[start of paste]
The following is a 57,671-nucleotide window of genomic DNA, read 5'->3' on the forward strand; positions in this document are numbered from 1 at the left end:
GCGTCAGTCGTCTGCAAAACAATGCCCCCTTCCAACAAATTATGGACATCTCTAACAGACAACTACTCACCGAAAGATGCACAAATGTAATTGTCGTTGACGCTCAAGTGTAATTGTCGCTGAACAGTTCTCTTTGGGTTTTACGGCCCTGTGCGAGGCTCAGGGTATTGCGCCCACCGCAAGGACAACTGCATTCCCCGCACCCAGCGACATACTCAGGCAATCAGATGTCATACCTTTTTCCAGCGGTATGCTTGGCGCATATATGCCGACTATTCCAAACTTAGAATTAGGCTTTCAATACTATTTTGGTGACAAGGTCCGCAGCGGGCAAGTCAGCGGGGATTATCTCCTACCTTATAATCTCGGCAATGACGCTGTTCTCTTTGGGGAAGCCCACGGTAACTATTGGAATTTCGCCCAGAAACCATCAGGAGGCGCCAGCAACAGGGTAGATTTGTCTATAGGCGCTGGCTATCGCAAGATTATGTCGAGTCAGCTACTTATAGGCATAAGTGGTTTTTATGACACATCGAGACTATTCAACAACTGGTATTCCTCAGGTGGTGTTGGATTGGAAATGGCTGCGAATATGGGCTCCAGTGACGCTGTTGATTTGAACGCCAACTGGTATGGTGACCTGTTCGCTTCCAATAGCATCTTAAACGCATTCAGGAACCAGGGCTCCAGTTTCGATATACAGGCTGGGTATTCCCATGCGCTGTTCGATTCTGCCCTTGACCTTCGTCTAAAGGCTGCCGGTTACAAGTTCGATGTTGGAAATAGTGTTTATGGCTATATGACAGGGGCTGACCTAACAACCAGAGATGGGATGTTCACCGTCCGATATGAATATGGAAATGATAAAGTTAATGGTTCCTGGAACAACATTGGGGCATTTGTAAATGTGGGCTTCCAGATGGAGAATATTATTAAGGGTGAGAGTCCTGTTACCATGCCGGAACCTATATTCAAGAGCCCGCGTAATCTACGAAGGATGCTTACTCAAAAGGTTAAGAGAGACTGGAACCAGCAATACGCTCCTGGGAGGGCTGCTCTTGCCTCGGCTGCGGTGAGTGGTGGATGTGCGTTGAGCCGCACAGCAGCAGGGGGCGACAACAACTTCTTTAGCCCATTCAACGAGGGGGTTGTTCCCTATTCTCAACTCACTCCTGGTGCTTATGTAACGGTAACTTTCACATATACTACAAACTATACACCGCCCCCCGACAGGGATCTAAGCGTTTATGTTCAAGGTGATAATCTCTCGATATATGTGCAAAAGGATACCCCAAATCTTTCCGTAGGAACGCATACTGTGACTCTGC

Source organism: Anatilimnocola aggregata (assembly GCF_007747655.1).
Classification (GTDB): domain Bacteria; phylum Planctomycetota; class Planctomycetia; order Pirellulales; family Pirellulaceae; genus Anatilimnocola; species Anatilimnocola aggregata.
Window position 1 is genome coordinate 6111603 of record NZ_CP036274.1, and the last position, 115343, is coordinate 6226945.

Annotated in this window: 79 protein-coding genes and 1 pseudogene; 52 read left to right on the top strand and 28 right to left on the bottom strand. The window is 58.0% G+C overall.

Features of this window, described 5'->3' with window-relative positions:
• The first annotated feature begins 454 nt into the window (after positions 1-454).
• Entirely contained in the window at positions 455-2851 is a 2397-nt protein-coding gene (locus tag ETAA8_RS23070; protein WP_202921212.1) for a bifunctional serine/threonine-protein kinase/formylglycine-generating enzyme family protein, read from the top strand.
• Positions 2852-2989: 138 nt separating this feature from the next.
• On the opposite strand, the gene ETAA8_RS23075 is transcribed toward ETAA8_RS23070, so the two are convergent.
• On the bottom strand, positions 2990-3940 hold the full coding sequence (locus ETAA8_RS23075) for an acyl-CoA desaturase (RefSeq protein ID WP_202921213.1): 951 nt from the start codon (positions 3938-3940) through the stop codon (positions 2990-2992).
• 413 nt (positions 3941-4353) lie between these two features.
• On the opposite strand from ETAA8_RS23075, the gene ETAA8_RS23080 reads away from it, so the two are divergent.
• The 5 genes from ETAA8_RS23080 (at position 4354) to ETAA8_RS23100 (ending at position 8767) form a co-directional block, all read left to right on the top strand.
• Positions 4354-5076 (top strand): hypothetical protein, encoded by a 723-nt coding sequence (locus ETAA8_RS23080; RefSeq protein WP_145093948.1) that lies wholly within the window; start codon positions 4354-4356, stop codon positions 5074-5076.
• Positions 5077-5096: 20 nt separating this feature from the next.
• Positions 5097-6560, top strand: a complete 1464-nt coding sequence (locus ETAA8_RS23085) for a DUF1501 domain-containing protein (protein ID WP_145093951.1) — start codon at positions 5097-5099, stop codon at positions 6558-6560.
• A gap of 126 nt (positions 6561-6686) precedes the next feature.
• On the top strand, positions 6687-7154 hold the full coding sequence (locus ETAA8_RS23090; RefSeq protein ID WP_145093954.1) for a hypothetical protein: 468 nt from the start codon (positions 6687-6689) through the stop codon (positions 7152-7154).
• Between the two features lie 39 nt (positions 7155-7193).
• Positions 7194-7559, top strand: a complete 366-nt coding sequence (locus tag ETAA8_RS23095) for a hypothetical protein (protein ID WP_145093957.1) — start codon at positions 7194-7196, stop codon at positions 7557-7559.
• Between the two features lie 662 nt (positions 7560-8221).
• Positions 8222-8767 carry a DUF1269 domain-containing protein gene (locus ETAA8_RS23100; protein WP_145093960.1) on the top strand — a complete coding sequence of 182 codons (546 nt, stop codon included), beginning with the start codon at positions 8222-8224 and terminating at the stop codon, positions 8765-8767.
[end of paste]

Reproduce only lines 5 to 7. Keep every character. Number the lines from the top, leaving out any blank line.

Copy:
Window position 1 is genome coordinate 6111603 of record NZ_CP036274.1, and the last position, 115343, is coordinate 6226945.

Annotated in this window: 79 protein-coding genes and 1 pseudogene; 52 read left to right on the top strand and 28 right to left on the bottom strand. The window is 58.0% G+C overall.

Features of this window, described 5'->3' with window-relative positions: